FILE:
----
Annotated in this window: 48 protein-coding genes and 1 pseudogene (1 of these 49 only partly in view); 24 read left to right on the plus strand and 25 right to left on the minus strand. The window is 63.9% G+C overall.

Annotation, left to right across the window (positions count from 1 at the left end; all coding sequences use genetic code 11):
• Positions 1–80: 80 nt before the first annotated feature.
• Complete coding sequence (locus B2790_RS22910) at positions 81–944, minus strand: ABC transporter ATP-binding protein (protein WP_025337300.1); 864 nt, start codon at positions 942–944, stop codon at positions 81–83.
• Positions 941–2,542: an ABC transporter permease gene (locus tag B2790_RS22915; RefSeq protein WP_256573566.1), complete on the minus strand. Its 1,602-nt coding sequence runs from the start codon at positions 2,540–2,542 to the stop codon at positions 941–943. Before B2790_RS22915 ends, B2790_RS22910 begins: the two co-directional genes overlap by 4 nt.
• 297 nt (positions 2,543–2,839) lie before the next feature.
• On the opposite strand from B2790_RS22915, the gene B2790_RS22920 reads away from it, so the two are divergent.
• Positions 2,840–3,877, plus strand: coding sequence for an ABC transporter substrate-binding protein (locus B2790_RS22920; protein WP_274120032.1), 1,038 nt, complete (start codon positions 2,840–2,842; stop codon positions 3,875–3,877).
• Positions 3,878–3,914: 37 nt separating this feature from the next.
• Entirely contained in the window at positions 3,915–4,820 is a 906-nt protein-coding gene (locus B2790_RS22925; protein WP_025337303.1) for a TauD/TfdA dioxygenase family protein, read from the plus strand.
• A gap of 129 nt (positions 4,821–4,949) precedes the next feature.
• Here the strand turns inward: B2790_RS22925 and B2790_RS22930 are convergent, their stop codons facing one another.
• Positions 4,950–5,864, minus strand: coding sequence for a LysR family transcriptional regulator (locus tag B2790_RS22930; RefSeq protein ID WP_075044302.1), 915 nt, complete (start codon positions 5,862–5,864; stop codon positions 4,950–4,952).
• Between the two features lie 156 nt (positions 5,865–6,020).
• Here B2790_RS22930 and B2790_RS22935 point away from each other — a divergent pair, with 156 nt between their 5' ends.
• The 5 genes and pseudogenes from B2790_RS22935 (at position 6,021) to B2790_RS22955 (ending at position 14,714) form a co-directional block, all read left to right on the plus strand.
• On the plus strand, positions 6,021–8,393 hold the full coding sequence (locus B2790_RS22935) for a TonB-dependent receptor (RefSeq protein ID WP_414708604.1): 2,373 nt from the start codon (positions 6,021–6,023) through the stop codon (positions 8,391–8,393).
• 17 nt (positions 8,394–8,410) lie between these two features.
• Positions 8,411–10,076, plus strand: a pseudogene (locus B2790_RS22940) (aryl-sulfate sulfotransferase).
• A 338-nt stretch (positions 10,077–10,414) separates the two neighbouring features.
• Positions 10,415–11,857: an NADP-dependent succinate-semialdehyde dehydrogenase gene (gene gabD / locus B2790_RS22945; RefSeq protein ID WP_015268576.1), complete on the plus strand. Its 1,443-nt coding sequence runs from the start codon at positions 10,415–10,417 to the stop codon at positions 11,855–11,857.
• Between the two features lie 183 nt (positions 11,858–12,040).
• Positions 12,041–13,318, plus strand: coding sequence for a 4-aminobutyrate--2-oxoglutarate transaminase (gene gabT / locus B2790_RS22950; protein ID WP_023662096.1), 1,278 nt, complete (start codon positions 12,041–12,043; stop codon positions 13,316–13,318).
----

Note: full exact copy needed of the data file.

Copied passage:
Annotated in this window: 48 protein-coding genes and 1 pseudogene (1 of these 49 only partly in view); 24 read left to right on the plus strand and 25 right to left on the minus strand. The window is 63.9% G+C overall.

Annotation, left to right across the window (positions count from 1 at the left end; all coding sequences use genetic code 11):
• Positions 1–80: 80 nt before the first annotated feature.
• Complete coding sequence (locus B2790_RS22910) at positions 81–944, minus strand: ABC transporter ATP-binding protein (protein WP_025337300.1); 864 nt, start codon at positions 942–944, stop codon at positions 81–83.
• Positions 941–2,542: an ABC transporter permease gene (locus tag B2790_RS22915; RefSeq protein WP_256573566.1), complete on the minus strand. Its 1,602-nt coding sequence runs from the start codon at positions 2,540–2,542 to the stop codon at positions 941–943. Before B2790_RS22915 ends, B2790_RS22910 begins: the two co-directional genes overlap by 4 nt.
• 297 nt (positions 2,543–2,839) lie before the next feature.
• On the opposite strand from B2790_RS22915, the gene B2790_RS22920 reads away from it, so the two are divergent.
• Positions 2,840–3,877, plus strand: coding sequence for an ABC transporter substrate-binding protein (locus B2790_RS22920; protein WP_274120032.1), 1,038 nt, complete (start codon positions 2,840–2,842; stop codon positions 3,875–3,877).
• Positions 3,878–3,914: 37 nt separating this feature from the next.
• Entirely contained in the window at positions 3,915–4,820 is a 906-nt protein-coding gene (locus B2790_RS22925; protein WP_025337303.1) for a TauD/TfdA dioxygenase family protein, read from the plus strand.
• A gap of 129 nt (positions 4,821–4,949) precedes the next feature.
• Here the strand turns inward: B2790_RS22925 and B2790_RS22930 are convergent, their stop codons facing one another.
• Positions 4,950–5,864, minus strand: coding sequence for a LysR family transcriptional regulator (locus tag B2790_RS22930; RefSeq protein ID WP_075044302.1), 915 nt, complete (start codon positions 5,862–5,864; stop codon positions 4,950–4,952).
• Between the two features lie 156 nt (positions 5,865–6,020).
• Here B2790_RS22930 and B2790_RS22935 point away from each other — a divergent pair, with 156 nt between their 5' ends.
• The 5 genes and pseudogenes from B2790_RS22935 (at position 6,021) to B2790_RS22955 (ending at position 14,714) form a co-directional block, all read left to right on the plus strand.
• On the plus strand, positions 6,021–8,393 hold the full coding sequence (locus B2790_RS22935) for a TonB-dependent receptor (RefSeq protein ID WP_414708604.1): 2,373 nt from the start codon (positions 6,021–6,023) through the stop codon (positions 8,391–8,393).
• 17 nt (positions 8,394–8,410) lie between these two features.
• Positions 8,411–10,076, plus strand: a pseudogene (locus B2790_RS22940) (aryl-sulfate sulfotransferase).
• A 338-nt stretch (positions 10,077–10,414) separates the two neighbouring features.
• Positions 10,415–11,857: an NADP-dependent succinate-semialdehyde dehydrogenase gene (gene gabD / locus B2790_RS22945; RefSeq protein ID WP_015268576.1), complete on the plus strand. Its 1,443-nt coding sequence runs from the start codon at positions 10,415–10,417 to the stop codon at positions 11,855–11,857.
• Between the two features lie 183 nt (positions 11,858–12,040).
• Positions 12,041–13,318, plus strand: coding sequence for a 4-aminobutyrate--2-oxoglutarate transaminase (gene gabT / locus B2790_RS22950; protein ID WP_023662096.1), 1,278 nt, complete (start codon positions 12,041–12,043; stop codon positions 13,316–13,318).